Tuesday, January 24, 2017

Missed it by This Much...

Yeah, I almost finished out the full year of 1972 Newsday TV Books, but I was too damn busy to write up a post for the very last one of the year (with Guy Lombardo on the cover). What the hell, here it is:
Now that I've got more time, I'm still deciding if I'm going to continue the Newsday TV Book theme. I figure I should since they're such a rare commodity, plus there's some great covers and stuff coming up for 1973. But it actually takes a lot of work putting that together, so we'll see.
When I began my nostalgia collecting in earnest, I thought I'd stick with the seventies, as that was where my fuzziest and favorite memories were. Early on I'd reject anything from the 80's, until at some point I thought, well, I was still in Catholic school then, so I made 1983 my cut-off point. Years later, I decided to stretch it out through my reviled high school years to '87, and soon I went ahead and included all of the eighties.

I just bought a bunch of old tapes from a Goodwill, and after dunking them in a vat of Purell I took a look at  them and found they were recordings of 90's TV. God help me if I get nostalgic for that era. I don't even want to dig deeper, because if I find some interesting commercials I'll be on the hook, and I really don't have the room for another decade in my new nerd room. (I could do without the phrase "man cave," and besides it doesn't exactly suit a small windowless cell with ample shelving stocked with bins of busted Star Wars toys, old TV Guides and crates of dusty VHS.)

Anyway, I was deleting old, irrelevant documents from my computer and found something I wrote in 1999. It's the text from the first auction I listed on eBay. I jokingly put up a random supermarket purchase just to test the waters, I guess. My reason for reproducing it here is not as clear, although I did, while the auction was active, post a link to it on the Soul Coughing message board, where another poster described it as "the best spam ever." So somebody thinks it's funny (I guess). And yes, you really can buy a whole chicken sealed in a giant can. You can, but you shouldn't. It's revolting, as I will further describe shortly.

Chicken in a Can! Peculiar! Delicious! NRFC!
[That is, "Never Removed From Can." A little auction humor for ya.]
Collectibles: Weird Stuff: General
Currently $0.99 (reserve not yet met)
First bid: $0.69 / Quantity: 1 / # of bids: 6
Location: beautiful downtown Portland, Oregon
Started 08/19/99 / Ends 08/26/99
Seller: simio
High bid: lucys.

Chicken Ready™ chicken in a can is ready for you to eat! 50 whopping ounces of chickeny goodness, packed in a savory broth. Yes, it's an entire cotton-pickin' chicken (sans giblets---sorry, giblet fans!) in its original Atlapac can. It has been "inspected for wholesomeness" by both the U.S. Department of Agriculture and myself. It is quite a versatile food item. You may eat it hot or cold, in soups or sandwiches, fully-clothed or in the buff. Just don't heat it in the can! I'm talking to YOU, careless hobos!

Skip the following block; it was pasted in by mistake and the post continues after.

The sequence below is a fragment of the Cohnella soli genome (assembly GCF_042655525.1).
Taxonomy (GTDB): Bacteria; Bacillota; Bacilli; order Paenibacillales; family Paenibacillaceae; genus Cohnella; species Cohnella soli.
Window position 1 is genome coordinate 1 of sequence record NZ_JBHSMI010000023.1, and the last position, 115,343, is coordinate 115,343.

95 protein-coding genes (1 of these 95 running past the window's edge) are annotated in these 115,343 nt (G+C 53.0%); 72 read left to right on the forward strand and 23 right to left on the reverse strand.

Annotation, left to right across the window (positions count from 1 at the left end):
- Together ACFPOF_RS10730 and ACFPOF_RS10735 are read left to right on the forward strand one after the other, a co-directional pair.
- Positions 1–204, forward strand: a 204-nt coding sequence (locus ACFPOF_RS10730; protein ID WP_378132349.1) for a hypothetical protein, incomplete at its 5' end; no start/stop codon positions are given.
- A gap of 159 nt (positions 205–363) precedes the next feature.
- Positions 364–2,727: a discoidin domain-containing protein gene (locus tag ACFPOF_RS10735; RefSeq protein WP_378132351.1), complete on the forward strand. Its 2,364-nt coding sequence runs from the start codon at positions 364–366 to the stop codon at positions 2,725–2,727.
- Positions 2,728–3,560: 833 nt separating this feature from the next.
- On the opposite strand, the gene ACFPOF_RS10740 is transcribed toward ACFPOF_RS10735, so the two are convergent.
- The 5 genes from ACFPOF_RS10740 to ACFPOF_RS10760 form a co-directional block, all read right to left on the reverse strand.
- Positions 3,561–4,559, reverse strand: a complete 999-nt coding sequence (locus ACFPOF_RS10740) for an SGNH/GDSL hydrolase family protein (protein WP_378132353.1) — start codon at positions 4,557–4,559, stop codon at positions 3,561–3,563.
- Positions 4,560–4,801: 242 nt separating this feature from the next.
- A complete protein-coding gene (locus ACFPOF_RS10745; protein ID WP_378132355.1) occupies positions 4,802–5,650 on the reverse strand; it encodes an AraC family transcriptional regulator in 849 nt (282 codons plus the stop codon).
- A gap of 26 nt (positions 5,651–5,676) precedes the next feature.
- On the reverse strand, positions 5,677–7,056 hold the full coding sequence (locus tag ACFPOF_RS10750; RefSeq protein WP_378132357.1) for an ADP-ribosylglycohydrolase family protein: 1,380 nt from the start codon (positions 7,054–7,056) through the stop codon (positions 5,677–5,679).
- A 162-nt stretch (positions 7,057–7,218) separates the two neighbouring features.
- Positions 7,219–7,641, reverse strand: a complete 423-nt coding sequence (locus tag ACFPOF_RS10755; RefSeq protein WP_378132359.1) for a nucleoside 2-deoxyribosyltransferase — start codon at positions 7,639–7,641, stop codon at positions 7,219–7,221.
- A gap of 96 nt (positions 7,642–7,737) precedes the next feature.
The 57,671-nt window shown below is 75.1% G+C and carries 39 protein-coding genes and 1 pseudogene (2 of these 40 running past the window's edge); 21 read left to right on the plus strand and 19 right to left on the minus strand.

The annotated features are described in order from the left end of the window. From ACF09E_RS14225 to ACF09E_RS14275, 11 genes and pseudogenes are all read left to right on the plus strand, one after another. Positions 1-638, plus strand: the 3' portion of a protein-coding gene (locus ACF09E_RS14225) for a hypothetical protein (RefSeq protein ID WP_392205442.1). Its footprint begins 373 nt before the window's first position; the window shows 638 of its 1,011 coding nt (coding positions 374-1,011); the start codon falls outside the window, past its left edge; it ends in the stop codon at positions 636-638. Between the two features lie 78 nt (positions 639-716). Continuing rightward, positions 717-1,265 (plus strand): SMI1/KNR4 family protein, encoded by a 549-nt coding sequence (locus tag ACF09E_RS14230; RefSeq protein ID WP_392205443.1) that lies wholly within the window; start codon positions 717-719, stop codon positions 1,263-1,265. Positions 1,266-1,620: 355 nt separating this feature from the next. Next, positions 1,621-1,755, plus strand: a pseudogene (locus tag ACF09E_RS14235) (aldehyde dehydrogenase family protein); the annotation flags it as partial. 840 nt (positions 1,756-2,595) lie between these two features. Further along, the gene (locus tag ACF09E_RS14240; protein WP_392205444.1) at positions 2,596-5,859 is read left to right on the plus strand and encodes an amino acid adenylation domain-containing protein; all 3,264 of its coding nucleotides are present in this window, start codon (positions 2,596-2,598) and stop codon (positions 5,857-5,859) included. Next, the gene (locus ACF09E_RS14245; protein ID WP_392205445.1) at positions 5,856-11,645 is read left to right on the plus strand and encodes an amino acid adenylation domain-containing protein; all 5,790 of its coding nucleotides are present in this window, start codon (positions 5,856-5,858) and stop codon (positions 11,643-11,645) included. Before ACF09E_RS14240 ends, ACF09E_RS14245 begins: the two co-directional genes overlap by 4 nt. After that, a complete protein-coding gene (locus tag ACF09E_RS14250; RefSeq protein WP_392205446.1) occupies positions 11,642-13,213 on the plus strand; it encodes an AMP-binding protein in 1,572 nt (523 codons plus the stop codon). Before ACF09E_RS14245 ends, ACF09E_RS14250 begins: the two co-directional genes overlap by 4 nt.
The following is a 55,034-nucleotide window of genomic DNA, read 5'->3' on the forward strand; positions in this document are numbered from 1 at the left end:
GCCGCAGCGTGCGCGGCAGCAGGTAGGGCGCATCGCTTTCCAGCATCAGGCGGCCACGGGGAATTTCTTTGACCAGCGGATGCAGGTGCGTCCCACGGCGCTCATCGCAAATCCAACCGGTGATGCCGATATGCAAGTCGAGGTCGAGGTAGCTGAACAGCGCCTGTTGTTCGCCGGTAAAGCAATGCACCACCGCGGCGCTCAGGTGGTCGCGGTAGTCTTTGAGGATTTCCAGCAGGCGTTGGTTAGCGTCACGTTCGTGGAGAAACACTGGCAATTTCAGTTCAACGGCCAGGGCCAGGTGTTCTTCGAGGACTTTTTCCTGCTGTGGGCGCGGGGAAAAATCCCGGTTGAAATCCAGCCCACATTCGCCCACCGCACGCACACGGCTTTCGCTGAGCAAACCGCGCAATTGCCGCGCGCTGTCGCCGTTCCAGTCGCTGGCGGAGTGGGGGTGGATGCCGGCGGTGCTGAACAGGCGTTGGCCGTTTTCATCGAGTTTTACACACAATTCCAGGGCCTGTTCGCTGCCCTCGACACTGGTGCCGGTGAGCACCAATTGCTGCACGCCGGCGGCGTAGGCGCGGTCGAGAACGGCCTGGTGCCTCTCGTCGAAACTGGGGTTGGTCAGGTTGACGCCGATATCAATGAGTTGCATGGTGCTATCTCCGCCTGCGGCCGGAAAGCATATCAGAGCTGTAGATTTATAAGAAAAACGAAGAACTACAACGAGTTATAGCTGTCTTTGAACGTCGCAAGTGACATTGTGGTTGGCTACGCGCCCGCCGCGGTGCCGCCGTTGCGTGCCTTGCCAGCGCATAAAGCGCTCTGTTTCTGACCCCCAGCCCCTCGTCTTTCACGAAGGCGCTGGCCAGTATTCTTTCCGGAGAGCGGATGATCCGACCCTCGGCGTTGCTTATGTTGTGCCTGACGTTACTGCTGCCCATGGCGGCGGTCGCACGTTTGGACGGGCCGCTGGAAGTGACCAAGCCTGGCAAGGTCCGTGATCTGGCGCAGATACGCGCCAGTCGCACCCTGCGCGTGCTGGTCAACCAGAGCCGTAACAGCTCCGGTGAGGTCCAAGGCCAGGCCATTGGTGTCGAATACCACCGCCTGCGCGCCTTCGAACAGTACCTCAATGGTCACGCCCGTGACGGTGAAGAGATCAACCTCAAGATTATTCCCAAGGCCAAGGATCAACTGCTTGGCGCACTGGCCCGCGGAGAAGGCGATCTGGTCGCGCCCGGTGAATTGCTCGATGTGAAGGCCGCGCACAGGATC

Mystify your friends with this edible, collectible, displayable treat. Makes for a good last-resort munchie. Lucky high bidder to pay shipping, money orders preferred. Seller not responsible for resultant botulism, salmonella, or trauma from sight of an unfortunate line-worker's severed, bloated thumb. Thanks! Tell your friends!

[I later added this helpful info.]
Straight from the chicken's mouth (or beak, not included): "SERVING SUGGESTIONS: Salads and Sandwiches: Meat may be removed from bones and combined with ingredients such as mayonnaise, dressings, olives, relish, spices, celery and onions. Soups: Broth is delicious when used to prepare Chicken Rice or Chicken Vegetable soups. May also be used in place of water in preparing foods such as rice."

I should probably point out that this Chicken (which, I believe I may have mentioned, is in a can) is NOT a significant source of dietary fiber, sugars, vitamin A, vitamin C, or calcium. So if that's your bag, don't bother. I don't think the feet are in there, either, but you can get those on the buffet at Great China, NW Davis and Third. (The prairie oysters are good there, too.)

The label on the can is a fine brick-red, with seven smiling cartoon chickens in a line, evidently preparing to be canned. The hefty can itself is four inches across and seven inches tall. I will personally sponge the dust and crud off the top if you so desire. There is a series of cryptic alphanumerics on the top which I will not repeat here. (The Man's got enough on me as it is!)

There is also a recipe here on the label for "Delectable Chicken and Dumplings." Oh boy, that sounds good! Think I'll have some right now! Oops, I forgot. I can't eat this... YOU'RE going to buy it!

By the way, "lucys.," a.k.a. Lucy Starcrest, a.k.a. my friend Jen, was indeed the high bidder on my Chicken in a Can. So a bunch of us got together and opened it up one intoxicated evening. We were horrified at the shrunken, pallid, decrepit specimen that plopped out, its meat sliding sickeningly off the bleached bones without provocation. This thing looked like a pigeon version of a veal, not only cruelly raised right there in the can but perhaps even partially submerged in the viscous, smelly broth. It was all we could do to keep from heaving. Thank god we hadn't impetuously stocked up the Y2K shelter before giving it the once-over. Do not try this at home. Or anywhere. Ever.